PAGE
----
Millions of new cases of cancer are diagnosed each year in Canada and the United States, and there are more cancer patients being treated as outpatients than ever before.
At Simon Pong Dentistry, we often get asked how pre-existing or untreated oral diseases can complicate cancer treatment and about the oral side effects of cancer. It is important for cancer patients and caregivers to understand the ways that cancer can affect your mouth.
Here are some key things to note:
- Chemotherapy may result in inflammation and ulcerations of the mucous membranes, lips, cheeks, and floor of the mouth which may cause pain, particularly when eating.
- Oral infections are common (viral, bacterial, fungal).
- Dry mouth is common due to the thickening, reduction, or absence of saliva flow.
- Taste alteration may range from unpleasant to tasteless.
- Chemotherapy may cause neurotoxicity (toxicity in the nervous system) resulting in potentially persistent symptoms including burning pain, and toothache-like pain with no dental cause.
- Bleeding may increase from decreased levels of platelets and clotting factors.
- Radiation caries a life-long risk of dental decay which may begin three months following radiation therapy, or sooner.
Tips to reduce sensitivity and discomfort
- Fluoride treatment is recommended during and after radiation treatment. A high-potency fluoride gel is recommended over fluoride rinses, and it is recommended that fluoride gel is used with mouth trays. Individuals who may be reluctant to using trays can use a brush to apply the gel to the tooth surfaces.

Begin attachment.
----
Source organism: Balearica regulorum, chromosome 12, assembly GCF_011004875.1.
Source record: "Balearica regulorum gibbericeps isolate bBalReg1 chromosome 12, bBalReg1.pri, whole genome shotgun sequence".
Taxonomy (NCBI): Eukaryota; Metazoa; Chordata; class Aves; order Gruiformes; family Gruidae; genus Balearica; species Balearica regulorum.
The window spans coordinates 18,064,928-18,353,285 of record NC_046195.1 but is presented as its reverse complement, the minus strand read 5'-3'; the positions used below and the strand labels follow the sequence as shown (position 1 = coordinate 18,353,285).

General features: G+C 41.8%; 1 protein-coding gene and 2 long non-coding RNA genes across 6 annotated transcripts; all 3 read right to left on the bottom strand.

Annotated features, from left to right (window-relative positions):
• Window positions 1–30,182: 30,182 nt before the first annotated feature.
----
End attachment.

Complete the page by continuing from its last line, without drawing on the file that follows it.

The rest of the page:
- Use an extra soft toothbrush and fluoridated toothpaste.
- Use a new brush for each application to ensure that bacteria is not being re-introduced into the oral cavity.
- Avoid mouthwashes containing alcohol.
- Several days before the first radiation treatment, start a 10 minute application of 1.1% neutral pH sodium fluoride gel, or 0.4% stannous fluoride gel. If the patient has crowns, the neutral fluoride is recommended.
- Avoid spicy foods, acidic food and drinks, alcoholic beverages, candies, regular and diet soda pop, and tobacco.
- For sore gums, rinse with warm salt water (1/4 teaspoon to 1 cup of warm water). Avoid this suggestion if you are experiencing dry mouth.
Whatever your situation, it is important to maintain your dental appointments and update your health history with your dental team.
For more information please contact Simon Pong Dentistry.